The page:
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Are fear and trauma impeding vaccinations?

A discussion to dispel myths and misconceptions about the Covid-19 vaccine

Jordan Frias
Are fear and trauma impeding vaccinations?
(left to right) Dr. Alice Coombs, Lillie Tyson-Head, Dr. Simone Wildes

Understanding how to move from trauma to triumph is a lesson that Freddie Lee Tyson’s descendants want to pass along, particularly at a time when mistrust in the medical community could keep some fearful people from getting vaccinated against COVID-19.

Tyson was one of more than 600 men who were experimented on in Tuskegee, Alabama, by the U.S. Public Health Service starting in 1932. The story of the study, in which syphilis was allowed to remain untreated in African American study subjects, inspired his family to encourage more Black people to take part in health care professions, and now, to correct the record on what happened and encourage people to receive a COVID-19 vaccine.

The Cory Johnson Program for Post-Traumatic Healing at Roxbury Presbyterian Church invited Tyson’s family to speak on Zoom on Feb. 1 to explain what correlation — if any — exists between what happened at Tuskegee and the mistrust that exists today.

Tyson’s granddaughter, Carmen J. Thornton, said Tyson’s story inspired her to work in public health to bring about change in a field that lacks diversity and has caused intergenerational pain for members of the African American community.

“We know that past traumas can get carried on through generations … it impacts families, it impacts communities, and that’s really what we’re seeing in the hesitancy with this vaccine,” Thornton, who works for the American Academy of Child and Adolescent Psychiatry, said.

She has participated and worked in some clinical trials, and now she is trying to increase the number of physicians who come from underserved or minority backgrounds.

Thornton’s mother, Lillie Tyson-Head, explained how the family coped with the news that her father was used in the Tuskegee syphilis study and how it took years for them to fully understand what happened.

After learning about the study through an Ebony magazine article and then seeing the CDC confirming the study days later, she said, the family was devastated.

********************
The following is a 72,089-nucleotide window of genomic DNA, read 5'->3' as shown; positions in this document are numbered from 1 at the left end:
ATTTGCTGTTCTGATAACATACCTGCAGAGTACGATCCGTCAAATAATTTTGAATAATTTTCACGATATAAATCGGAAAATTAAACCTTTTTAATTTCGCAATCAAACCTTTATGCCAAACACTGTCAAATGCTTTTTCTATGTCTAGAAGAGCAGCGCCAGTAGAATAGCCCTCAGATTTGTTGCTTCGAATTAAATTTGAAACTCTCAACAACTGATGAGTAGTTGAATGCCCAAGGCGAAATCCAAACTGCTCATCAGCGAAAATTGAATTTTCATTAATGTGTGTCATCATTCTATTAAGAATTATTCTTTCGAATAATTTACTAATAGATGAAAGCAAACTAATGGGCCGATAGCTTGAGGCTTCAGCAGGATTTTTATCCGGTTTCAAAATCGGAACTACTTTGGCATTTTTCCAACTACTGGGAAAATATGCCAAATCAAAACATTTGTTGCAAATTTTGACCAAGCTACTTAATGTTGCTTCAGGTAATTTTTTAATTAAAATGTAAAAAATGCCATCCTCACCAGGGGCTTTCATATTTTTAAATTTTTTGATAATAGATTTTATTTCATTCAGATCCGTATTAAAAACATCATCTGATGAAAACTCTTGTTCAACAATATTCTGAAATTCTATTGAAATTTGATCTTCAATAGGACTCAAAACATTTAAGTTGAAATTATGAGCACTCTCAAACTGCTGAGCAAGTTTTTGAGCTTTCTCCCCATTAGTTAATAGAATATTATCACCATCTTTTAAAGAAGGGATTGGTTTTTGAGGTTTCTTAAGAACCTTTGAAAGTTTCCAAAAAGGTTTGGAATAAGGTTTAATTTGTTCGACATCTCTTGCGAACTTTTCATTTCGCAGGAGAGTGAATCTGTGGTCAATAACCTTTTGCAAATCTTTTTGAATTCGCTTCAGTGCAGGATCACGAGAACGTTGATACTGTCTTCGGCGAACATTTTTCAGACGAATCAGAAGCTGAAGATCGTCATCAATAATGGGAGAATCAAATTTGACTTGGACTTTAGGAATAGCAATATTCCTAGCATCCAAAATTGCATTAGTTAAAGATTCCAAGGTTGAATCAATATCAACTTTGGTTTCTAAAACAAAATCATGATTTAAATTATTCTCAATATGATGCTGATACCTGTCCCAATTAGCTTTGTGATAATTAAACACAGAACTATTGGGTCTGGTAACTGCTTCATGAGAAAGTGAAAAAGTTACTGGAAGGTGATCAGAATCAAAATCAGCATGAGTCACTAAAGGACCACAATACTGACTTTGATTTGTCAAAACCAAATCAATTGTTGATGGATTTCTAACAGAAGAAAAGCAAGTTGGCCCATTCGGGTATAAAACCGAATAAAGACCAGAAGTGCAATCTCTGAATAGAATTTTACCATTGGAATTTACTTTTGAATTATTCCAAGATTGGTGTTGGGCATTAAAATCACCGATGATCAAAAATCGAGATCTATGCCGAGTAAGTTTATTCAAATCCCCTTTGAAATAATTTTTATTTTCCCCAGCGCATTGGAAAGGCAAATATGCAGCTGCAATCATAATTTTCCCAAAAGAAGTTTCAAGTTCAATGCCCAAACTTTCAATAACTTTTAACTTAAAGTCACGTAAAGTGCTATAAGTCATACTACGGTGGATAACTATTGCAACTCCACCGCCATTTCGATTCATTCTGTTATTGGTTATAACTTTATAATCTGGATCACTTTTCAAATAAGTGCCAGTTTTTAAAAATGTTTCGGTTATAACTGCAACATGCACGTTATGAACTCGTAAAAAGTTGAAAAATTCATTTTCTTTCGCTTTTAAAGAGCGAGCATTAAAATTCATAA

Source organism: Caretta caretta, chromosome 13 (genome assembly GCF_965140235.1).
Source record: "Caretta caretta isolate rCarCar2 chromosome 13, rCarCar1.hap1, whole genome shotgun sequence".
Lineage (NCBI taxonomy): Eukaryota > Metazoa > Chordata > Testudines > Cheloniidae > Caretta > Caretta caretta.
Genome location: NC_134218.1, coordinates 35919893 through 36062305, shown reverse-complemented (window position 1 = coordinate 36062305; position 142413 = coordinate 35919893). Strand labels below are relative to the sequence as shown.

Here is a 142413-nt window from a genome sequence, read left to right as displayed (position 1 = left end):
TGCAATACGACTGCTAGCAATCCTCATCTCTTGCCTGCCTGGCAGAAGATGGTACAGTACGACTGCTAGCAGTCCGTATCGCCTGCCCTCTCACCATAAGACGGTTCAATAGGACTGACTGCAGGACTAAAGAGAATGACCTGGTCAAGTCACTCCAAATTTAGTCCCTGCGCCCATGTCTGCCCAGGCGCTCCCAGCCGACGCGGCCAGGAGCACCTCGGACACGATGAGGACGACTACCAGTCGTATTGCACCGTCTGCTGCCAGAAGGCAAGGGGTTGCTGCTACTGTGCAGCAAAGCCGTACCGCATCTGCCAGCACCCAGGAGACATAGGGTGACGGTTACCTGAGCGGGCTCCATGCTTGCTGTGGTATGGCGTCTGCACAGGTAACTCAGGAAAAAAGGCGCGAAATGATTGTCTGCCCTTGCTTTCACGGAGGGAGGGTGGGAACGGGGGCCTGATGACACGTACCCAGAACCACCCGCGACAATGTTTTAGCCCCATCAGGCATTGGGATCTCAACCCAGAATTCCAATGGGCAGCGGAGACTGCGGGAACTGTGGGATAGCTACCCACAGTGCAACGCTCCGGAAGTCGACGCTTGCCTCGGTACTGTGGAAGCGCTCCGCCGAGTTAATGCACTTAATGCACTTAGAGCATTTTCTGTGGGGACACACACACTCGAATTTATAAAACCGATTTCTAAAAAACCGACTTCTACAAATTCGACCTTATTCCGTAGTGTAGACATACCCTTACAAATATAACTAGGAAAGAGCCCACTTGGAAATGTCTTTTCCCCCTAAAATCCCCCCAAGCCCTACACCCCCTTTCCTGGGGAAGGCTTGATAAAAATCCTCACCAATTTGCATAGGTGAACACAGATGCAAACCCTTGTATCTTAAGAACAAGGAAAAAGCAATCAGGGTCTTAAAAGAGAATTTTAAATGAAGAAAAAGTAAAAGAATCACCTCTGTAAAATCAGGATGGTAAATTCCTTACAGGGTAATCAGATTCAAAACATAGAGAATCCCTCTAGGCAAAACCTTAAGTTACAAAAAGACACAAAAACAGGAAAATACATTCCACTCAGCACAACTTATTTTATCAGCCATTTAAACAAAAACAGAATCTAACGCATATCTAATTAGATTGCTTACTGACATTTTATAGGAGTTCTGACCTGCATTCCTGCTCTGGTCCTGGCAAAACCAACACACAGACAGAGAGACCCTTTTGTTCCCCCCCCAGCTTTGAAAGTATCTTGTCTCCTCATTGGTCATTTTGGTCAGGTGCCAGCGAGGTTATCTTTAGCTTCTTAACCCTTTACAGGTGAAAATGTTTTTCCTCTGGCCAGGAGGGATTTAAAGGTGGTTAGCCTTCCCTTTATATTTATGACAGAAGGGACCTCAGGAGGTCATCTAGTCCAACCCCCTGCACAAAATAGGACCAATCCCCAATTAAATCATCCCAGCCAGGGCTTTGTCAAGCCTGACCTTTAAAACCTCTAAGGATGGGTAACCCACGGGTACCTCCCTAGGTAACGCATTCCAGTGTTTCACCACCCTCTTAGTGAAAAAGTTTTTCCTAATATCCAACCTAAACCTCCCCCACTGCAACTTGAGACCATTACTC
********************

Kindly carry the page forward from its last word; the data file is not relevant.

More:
Tyson-Head presides over the Voices for Our Fathers Legacy Foundation, which works to preserve the legacies and history of 623 men victimized in the Tuskegee study. Through the foundation, Tyson-Head and her family are working to provide opportunities to other descendants who want to pursue careers in bioethics and health sciences.

Tyson-Head said there is a lot that can be learned from “the long and complicated history of medical research of African Americans without their consent.”

One way to transform the infamous study’s legacy, Tyson-Head said, is by referring to it as the United States Public Health Service Syphilis Study at Tuskegee / Macon County, Alabama rather than its shorter name. She said the full name accurately reflects who was responsible and those impacted.

Although there wasn’t much known about the syphilis study at first, Tyson-Head said the COVID-19 vaccines are a different story.

After hearing people refer to the COVID-19 vaccine as “poison,” she said, she wanted to set the record straight. For instance, what happened at Tuskegee did not involve injection.

“They were truly abused and victimized in that study, but they were not injected,” she said. Rather, blood samples were taken from participants who either had syphilis or were part a control group. When penicillin became widely used to treat syphilis in 1947, researchers did not offer the medicine to the participants.

Now, Tyson-Head is encouraging those in Black and brown communities who can tolerate the COVID-19 vaccine to consider getting it. It is the only way to end the devastation being felt by the Black community during this pandemic, she said.

Also taking part in the discussion to dispel myths and misconceptions about the vaccine were Dr. Simone Wildes, an infectious disease physician, and Dr. Alice Coombs, an anesthesiologist. Both have worked at South Shore Hospital in South Weymouth, Massachusetts.

Wildes noted that virus mutants or variants are common, and more studies are needed to better understand them. But she said the good news is that the current vaccines are effective against these variants.

The technology used to develop these vaccines may be new, Wildes said, but experts have been working on it for many years.

And although it’s true the second dose can cause the mild short-lived side effects to last a little longer than the first dose, it’s just a sign that your body is responding well to the vaccine.

Coombs, who works at the Virginia Commonwealth University Hospital, said at one point she saw all the African American patients infected with the COVID-19 on ventilators.

The best way to prevent the disease from spreading is to get vaccinated, she said.

“The choice to take the vaccine is better than not to take the vaccine, because it’s not just your atmosphere, it’s also what you actually transmit to other people as well,” she said.

COVID 19, Tuskegee, vaccinations

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